What is sake?
Ever since our Japanese descendants brought wet rice cultivation over from China 5,000 years ago, rice has become the centre of our diet and plays an essential role in Japanese cooking. As a by-product of rice, the purely fermented beverage known as ‘sake’ has became the national alcohol of Japan for over 2,500 years.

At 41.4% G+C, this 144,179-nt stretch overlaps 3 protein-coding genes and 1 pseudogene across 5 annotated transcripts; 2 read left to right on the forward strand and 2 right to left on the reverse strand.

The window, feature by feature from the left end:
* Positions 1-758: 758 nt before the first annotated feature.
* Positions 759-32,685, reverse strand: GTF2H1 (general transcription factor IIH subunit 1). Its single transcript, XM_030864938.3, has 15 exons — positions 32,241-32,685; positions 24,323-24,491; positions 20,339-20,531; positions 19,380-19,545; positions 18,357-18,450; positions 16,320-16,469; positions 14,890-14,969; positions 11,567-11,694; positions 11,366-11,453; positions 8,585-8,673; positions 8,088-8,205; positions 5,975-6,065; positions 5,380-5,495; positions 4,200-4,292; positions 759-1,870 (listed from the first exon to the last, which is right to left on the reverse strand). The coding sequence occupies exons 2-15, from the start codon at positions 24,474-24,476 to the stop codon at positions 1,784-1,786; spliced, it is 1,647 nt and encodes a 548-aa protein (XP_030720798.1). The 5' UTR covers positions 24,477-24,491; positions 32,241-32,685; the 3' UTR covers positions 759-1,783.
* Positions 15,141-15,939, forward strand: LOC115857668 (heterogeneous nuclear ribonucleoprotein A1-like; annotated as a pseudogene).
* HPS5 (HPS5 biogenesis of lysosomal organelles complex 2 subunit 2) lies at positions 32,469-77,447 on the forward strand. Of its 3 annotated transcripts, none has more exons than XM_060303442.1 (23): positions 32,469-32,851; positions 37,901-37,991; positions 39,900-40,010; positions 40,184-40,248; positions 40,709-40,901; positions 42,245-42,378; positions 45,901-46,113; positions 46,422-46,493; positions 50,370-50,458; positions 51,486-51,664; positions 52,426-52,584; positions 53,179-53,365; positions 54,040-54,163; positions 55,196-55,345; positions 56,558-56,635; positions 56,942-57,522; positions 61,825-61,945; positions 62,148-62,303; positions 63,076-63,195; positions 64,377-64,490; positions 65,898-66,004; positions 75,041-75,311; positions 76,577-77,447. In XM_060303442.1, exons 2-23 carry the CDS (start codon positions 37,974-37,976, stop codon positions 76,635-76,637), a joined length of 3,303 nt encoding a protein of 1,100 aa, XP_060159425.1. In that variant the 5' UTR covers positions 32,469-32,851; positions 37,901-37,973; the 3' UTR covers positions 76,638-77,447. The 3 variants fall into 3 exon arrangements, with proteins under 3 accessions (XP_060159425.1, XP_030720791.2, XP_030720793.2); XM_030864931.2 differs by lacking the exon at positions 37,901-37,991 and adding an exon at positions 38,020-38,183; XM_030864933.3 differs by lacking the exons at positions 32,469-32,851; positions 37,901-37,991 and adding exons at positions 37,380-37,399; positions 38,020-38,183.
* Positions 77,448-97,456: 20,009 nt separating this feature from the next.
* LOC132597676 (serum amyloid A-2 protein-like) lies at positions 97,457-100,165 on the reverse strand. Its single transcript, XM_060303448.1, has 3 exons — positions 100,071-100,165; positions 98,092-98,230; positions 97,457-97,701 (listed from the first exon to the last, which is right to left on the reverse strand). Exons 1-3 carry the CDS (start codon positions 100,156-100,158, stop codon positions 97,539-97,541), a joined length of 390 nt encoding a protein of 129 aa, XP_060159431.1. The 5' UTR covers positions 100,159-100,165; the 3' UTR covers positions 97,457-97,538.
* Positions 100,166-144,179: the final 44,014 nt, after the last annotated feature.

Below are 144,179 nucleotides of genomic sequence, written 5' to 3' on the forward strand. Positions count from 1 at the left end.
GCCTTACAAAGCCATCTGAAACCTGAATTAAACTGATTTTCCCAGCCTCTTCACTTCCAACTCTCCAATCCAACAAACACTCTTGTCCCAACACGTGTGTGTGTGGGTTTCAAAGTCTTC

As it was first produced within the Shinto shrines of Japan's oldest religion, sake is still a key element of many Shinto rituals and Japanese festivals. Sake is linked to Japanese culture in many ways and expresses the beauty of Japan’s nature, traditions, culture and spirit.
With the word ‘sake’ in Japanese simply meaning 'alcoholic beverage', natives commonly specify the drink as ‘nihonshu’ or more official term ‘seishu’.
Sake is often pronounced ‘sah-ki’ by Westerners with the correct pronunciation being ‘sah-keh’.
Natsuki Kikuya of the Museum of Sake ©